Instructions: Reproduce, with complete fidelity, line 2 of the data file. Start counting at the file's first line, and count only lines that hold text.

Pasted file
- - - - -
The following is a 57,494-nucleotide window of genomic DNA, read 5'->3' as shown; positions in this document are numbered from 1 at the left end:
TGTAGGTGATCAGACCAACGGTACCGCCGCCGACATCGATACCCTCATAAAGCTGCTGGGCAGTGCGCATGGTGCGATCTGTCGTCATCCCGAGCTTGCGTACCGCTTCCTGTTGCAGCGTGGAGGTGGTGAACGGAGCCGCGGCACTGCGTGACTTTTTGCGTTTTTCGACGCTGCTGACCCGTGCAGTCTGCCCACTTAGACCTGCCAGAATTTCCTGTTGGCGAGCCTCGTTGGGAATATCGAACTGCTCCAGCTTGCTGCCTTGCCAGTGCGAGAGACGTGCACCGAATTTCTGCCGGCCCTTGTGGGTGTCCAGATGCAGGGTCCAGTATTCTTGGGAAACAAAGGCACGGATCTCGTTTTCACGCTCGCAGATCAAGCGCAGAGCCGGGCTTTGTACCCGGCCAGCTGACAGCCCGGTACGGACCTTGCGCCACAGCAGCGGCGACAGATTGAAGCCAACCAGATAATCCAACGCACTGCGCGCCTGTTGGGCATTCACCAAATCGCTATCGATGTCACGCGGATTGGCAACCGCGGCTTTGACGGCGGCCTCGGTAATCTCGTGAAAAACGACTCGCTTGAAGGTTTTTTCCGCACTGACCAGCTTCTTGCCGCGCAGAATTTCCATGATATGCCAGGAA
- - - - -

TGTAGGTGATCAGACCAACGGTACCGCCGCCGACATCGATACCCTCATAAAGCTGCTGGGCAGTGCGCATGGTGCGATCTGTCGTCATCCCGAGCTTGCGTACCGCTTCCTGTTGCAGCGTGGAGGTGGTGAACGGAGCCGCGGCACTGCGTGACTTTTTGCGTTTTTCGACGCTGCTGACCCGTGCAGTCTGCCCACTTAGACCTGCCAGAATTTCCTGTTGGCGAGCCTCGTTGGGAATATCGAACTGCTCCAGCTTGCTGCCTTGCCAGTGCGAGAGACGTGCACCGAATTTCTGCCGGCCCTTGTGGGTGTCCAGATGCAGGGTCCAGTATTCTTGGGAAACAAAGGCACGGATCTCGTTTTCACGCTCGCAGATCAAGCGCAGAGCCGGGCTTTGTACCCGGCCAGCTGACAGCCCGGTACGGACCTTGCGCCACAGCAGCGGCGACAGATTGAAGCCAACCAGATAATCCAACGCACTGCGCGCCTGTTGGGCATTCACCAAATCGCTATCGATGTCACGCGGATTGGCAACCGCGGCTTTGACGGCGGCCTCGGTAATCTCGTGAAAAACGACTCGCTTGAAGGTTTTTTCCGCACTGACCAGCTTCTTGCCGCGCAGAATTTCCATGATATGCCAGGAA